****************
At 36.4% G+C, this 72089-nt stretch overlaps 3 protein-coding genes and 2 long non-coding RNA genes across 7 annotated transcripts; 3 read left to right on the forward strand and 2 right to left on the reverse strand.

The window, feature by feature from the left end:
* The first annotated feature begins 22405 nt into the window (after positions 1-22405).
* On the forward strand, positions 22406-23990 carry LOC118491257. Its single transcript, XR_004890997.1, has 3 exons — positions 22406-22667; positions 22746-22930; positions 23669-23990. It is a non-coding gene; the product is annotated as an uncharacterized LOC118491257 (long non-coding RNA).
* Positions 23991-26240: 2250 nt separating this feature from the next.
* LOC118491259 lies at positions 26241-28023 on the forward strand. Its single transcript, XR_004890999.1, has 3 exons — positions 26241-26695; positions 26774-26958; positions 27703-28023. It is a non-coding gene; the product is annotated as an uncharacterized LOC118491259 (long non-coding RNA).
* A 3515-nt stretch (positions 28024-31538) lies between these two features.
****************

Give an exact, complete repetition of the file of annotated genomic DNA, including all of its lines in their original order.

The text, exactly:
At 36.4% G+C, this 72089-nt stretch overlaps 3 protein-coding genes and 2 long non-coding RNA genes across 7 annotated transcripts; 3 read left to right on the forward strand and 2 right to left on the reverse strand.

The window, feature by feature from the left end:
* The first annotated feature begins 22405 nt into the window (after positions 1-22405).
* On the forward strand, positions 22406-23990 carry LOC118491257. Its single transcript, XR_004890997.1, has 3 exons — positions 22406-22667; positions 22746-22930; positions 23669-23990. It is a non-coding gene; the product is annotated as an uncharacterized LOC118491257 (long non-coding RNA).
* Positions 23991-26240: 2250 nt separating this feature from the next.
* LOC118491259 lies at positions 26241-28023 on the forward strand. Its single transcript, XR_004890999.1, has 3 exons — positions 26241-26695; positions 26774-26958; positions 27703-28023. It is a non-coding gene; the product is annotated as an uncharacterized LOC118491259 (long non-coding RNA).
* A 3515-nt stretch (positions 28024-31538) lies between these two features.